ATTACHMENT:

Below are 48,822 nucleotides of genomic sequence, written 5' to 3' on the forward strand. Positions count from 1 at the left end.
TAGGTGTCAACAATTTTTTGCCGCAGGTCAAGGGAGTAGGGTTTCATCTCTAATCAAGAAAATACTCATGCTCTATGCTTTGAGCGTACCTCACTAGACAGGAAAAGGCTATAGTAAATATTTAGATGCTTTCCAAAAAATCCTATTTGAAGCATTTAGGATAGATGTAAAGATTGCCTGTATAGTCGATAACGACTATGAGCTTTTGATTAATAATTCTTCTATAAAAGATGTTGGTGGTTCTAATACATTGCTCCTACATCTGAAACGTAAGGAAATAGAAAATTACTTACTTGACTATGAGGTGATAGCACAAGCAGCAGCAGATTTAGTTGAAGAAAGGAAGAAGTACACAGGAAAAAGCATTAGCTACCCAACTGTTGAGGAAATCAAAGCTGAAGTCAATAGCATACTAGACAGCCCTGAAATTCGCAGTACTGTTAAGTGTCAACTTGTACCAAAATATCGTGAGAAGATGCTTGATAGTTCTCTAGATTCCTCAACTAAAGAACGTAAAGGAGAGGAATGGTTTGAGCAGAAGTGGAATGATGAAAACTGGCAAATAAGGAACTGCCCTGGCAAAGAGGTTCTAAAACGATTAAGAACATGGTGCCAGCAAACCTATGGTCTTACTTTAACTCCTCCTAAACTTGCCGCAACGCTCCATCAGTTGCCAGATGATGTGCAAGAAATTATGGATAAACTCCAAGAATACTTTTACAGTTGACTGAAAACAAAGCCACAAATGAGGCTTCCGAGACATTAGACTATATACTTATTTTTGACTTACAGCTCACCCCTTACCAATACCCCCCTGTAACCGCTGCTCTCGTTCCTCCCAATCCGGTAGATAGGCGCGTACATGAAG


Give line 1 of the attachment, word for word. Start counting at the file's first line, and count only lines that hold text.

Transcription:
Below are 48,822 nucleotides of genomic sequence, written 5' to 3' on the forward strand. Positions count from 1 at the left end.